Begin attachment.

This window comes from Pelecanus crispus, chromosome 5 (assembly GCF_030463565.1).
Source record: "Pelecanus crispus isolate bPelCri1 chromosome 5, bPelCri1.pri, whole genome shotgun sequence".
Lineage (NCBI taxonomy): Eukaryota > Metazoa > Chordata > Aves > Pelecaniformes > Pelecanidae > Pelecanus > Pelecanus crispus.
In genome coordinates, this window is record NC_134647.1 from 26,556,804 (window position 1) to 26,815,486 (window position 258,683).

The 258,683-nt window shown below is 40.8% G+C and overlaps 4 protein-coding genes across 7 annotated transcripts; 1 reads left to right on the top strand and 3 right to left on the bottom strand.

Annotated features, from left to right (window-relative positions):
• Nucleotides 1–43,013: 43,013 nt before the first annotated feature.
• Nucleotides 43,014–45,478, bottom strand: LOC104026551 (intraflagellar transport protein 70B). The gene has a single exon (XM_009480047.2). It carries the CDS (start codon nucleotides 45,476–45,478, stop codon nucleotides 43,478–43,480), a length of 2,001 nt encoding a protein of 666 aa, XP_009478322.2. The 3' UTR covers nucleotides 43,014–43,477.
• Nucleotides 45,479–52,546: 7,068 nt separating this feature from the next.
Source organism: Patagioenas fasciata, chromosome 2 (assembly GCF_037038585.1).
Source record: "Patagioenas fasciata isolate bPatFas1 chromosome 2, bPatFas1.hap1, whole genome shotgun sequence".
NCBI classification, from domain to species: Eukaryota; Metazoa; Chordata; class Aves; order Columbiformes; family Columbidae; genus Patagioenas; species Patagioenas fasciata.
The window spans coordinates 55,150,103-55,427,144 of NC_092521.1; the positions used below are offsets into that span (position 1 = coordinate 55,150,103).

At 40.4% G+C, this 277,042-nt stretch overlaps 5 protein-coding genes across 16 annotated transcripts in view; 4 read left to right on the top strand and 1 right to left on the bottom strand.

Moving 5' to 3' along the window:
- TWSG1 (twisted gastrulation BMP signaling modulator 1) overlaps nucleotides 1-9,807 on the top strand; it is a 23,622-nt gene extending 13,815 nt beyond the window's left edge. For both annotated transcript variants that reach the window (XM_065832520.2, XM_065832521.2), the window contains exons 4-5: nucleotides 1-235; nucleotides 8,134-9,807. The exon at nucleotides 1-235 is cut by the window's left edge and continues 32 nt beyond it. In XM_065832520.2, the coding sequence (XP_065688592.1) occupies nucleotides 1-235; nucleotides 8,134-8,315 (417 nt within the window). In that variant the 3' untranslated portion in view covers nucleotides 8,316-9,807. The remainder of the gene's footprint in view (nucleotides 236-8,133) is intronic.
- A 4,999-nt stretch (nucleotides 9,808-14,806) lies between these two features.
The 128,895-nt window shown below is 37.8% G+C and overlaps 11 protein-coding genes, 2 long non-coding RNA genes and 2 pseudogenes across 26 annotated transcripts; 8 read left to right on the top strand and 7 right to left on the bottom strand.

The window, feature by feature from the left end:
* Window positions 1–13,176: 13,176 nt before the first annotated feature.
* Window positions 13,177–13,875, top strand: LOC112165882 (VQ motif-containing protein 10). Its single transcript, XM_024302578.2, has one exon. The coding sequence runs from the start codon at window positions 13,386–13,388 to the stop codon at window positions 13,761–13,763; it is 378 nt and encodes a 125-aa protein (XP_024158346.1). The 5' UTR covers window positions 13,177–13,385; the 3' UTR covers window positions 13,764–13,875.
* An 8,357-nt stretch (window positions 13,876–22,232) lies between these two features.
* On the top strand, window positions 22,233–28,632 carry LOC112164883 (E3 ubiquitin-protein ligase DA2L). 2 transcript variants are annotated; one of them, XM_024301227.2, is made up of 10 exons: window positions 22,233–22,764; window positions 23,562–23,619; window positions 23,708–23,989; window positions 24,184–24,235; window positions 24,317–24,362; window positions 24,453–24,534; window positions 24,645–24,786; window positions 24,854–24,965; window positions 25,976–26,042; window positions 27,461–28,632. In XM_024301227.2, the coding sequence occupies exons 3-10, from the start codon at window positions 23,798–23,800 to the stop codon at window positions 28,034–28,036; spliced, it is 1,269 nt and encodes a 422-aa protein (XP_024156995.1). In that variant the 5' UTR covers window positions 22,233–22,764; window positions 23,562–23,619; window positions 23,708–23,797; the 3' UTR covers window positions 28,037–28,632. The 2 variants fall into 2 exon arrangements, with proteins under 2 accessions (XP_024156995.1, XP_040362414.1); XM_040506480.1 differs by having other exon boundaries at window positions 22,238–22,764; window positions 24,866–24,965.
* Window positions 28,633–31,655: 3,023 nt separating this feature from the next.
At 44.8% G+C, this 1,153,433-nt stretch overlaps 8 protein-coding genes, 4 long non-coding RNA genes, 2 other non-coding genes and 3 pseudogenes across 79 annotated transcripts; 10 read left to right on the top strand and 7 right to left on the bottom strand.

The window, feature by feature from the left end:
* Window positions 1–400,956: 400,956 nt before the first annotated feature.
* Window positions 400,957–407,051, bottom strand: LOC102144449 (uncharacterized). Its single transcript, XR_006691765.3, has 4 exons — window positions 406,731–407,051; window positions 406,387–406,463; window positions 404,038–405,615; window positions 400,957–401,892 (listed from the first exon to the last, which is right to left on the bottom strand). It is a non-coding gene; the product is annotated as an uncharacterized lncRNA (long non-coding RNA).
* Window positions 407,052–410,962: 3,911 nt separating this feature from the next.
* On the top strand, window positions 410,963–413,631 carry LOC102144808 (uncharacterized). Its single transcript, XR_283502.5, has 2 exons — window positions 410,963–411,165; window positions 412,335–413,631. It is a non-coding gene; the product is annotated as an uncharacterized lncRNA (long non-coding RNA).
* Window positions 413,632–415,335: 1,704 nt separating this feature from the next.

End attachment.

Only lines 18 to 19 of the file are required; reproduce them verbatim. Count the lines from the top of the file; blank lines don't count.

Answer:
The 128,895-nt window shown below is 37.8% G+C and overlaps 11 protein-coding genes, 2 long non-coding RNA genes and 2 pseudogenes across 26 annotated transcripts; 8 read left to right on the top strand and 7 right to left on the bottom strand.

The window, feature by feature from the left end: